Frontier Airlines will let passengers keep their social distance—for a fee

May 5, 2020, 5:31 AM UTC

Frontier Airlines Holdings Inc. said it’s going to charge extra for passengers who want to guarantee a spot next to an unoccupied middle seat in the age of social distancing.

The carrier aims to generate revenue on the empty seats, charging from $39 to $89 depending on the route. It will have 18 “More Room” assignments available on each flight from Friday through Aug. 31, spokeswoman Jennifer De La Cruz said Monday.

The new product complements a face-covering mandate Frontier is imposing for passengers starting Friday to help guard against the spread of the new coronavirus, along with a “health requirement” customers must accept before they can check in for a flight.

As part of that new system, Frontier travelers must check their temperature, attest that neither they nor anyone in their household has exhibited Covid-19 related symptoms for 14 days and wash their hands or use sanitizer before boarding a flight on Denver-based Frontier, which is owned by private equity firm Indigo Partners LLC.

Large carriers such as American Airlines Group Inc. and Delta Air Lines Inc. say they’ve begun blocking many middle seats to promote greater distance among passengers. The airlines don’t guarantee a middle seat will be unoccupied and they generally may assign them as needed.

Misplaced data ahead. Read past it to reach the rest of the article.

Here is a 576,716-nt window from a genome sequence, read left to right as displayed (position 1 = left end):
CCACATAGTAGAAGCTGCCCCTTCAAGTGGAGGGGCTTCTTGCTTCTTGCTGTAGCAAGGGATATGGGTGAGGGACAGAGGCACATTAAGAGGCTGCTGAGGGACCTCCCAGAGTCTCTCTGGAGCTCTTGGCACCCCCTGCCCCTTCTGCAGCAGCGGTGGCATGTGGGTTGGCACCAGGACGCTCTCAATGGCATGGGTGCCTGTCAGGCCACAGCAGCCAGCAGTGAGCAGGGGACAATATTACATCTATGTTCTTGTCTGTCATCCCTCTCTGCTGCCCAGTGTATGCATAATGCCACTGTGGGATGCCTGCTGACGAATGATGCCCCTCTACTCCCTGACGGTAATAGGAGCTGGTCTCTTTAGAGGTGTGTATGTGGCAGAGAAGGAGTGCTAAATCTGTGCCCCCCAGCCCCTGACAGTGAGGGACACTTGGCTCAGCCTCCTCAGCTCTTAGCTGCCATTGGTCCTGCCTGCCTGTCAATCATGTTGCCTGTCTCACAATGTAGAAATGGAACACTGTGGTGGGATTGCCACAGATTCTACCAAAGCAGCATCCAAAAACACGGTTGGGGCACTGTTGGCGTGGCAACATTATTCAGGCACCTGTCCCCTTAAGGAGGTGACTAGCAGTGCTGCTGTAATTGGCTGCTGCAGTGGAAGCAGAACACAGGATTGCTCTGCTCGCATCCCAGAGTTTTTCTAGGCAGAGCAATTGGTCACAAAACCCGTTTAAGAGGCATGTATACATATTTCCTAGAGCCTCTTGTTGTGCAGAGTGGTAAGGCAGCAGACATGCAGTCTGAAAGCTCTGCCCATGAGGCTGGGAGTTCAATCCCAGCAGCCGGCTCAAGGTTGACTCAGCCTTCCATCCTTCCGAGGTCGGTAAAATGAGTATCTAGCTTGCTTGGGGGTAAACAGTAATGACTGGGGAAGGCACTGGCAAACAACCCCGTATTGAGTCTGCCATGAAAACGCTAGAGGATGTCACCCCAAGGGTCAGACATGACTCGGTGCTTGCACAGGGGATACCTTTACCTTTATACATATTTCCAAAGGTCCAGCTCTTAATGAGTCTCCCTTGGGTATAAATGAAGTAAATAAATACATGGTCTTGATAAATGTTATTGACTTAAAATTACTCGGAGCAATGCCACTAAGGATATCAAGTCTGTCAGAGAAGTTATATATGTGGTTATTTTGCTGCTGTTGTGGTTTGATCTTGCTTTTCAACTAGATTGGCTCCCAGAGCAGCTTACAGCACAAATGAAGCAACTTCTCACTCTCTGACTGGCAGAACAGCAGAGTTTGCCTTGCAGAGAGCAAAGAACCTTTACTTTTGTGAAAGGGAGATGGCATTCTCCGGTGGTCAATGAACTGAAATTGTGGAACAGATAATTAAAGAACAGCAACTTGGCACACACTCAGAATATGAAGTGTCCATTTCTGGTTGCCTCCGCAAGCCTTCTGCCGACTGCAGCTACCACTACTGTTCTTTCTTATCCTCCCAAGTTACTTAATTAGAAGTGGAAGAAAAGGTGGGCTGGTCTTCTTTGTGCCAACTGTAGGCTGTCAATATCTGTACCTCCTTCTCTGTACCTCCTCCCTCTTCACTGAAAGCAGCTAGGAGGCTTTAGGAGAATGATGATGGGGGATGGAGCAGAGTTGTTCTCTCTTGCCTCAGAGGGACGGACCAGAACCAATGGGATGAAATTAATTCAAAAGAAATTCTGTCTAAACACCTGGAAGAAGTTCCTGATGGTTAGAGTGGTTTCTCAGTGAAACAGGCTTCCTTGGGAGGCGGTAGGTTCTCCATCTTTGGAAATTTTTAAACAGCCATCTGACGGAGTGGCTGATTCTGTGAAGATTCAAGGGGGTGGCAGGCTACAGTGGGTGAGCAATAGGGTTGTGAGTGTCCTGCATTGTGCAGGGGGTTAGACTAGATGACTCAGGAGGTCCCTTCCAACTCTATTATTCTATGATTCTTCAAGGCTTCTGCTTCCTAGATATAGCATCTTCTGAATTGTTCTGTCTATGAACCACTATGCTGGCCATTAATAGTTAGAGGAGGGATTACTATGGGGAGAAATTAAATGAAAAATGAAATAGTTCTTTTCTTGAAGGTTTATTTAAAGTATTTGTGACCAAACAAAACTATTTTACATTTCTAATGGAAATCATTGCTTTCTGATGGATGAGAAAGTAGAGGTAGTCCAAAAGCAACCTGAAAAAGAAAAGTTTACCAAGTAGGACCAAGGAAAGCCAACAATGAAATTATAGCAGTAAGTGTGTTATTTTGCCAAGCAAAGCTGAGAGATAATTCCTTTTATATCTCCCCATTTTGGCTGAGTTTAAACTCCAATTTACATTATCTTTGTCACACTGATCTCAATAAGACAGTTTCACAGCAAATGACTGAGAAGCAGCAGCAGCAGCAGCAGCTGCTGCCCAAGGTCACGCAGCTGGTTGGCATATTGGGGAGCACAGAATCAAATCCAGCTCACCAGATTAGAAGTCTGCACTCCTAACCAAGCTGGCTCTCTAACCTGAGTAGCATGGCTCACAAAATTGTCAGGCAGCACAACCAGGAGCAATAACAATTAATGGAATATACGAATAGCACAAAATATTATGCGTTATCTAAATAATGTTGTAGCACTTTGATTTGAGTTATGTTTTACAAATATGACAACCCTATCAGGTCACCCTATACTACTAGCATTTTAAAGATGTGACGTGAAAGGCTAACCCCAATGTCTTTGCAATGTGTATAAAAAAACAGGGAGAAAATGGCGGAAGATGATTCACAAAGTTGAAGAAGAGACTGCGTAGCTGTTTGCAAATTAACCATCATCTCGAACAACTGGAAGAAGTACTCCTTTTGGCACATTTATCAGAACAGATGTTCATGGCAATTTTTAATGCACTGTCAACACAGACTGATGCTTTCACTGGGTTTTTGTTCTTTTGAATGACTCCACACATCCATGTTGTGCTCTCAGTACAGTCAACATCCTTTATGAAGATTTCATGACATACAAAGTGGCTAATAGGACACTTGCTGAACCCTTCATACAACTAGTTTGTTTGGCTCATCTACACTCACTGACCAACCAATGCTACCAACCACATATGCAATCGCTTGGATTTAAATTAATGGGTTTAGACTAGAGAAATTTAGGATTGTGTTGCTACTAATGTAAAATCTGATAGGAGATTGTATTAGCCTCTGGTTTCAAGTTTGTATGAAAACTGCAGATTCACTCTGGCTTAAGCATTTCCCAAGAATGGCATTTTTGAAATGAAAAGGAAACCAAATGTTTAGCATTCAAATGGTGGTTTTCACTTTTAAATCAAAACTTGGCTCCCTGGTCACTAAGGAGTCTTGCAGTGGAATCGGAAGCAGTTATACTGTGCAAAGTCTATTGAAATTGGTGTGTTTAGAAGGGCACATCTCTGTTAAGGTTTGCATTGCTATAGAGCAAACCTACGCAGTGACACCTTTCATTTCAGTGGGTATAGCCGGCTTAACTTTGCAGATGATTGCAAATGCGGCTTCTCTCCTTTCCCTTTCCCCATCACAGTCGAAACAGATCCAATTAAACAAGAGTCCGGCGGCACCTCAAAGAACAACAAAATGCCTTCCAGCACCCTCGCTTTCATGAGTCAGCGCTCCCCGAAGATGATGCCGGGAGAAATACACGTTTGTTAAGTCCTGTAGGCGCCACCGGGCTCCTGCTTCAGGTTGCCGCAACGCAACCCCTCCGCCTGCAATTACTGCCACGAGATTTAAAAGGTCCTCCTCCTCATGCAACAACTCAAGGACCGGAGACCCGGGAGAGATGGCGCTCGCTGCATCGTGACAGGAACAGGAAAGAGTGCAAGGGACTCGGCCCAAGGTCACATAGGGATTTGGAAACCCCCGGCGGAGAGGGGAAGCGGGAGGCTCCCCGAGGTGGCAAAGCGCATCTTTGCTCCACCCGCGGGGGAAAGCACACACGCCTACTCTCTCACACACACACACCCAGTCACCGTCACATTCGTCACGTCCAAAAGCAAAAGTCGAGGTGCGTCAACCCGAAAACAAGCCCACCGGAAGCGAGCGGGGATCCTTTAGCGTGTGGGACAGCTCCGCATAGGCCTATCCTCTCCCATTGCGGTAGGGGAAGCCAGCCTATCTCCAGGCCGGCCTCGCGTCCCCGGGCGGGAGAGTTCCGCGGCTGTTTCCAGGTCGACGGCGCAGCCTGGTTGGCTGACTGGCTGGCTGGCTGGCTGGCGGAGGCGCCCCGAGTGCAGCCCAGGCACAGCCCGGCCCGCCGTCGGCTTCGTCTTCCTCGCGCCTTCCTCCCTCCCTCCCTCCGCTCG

Last week, American said it would sell only half the middle seats available in its economy cabin, though it will assign those seats when necessary. Southwest Airlines Co. is also limiting its seat sales to promote greater spacing but did not specify by how much.

“We are well aware that all airlines, Frontier included, are making efforts to allow people to spread out,” De La Cruz said in an email. “But the opportunity for those measures will taper off as more people start flying.”

Ultra low-cost airlines such as Frontier, Spirit Airlines Inc. and Ryanair Holdings Plc generally need to sell more of their seats to break even than do larger airlines that have more frills that generate revenue and generally higher fares.

Last month, Ryanair Chief Executive Michael O’Leary said his airline — which has suspended most of its flights — would not resume operating if government regulators require empty middle seats that can’t be sold.

More coronavirus coverage from Fortune:

—The Rebuild Program: A project to help small businesses reopen amid a pandemic
Saving lives vs. saving the economy is a false tradeoff, economists say
—When government fails businesses, communities can step up to help them thrive
Unemployment claims are taking some states weeks to process. What to know
Inside China’s reopening: 7 personal stories of life after lockdown
Gilead’s remdesivir won’t be a COVID-19 miracle cure, but it’s an important first step
—Work from home, online grocery shopping, cord cutting: What coronavirus trends will stick
—PODCAST: How 2 CEOs outside of health care decided to pivot to fight COVID-19
—WATCH: Fortune’s top 10 heroes of the coronavirus pandemic

Subscribe to How To Reopen, Fortune’s weekly newsletter on what it takes to reboot business in the midst of a pandemic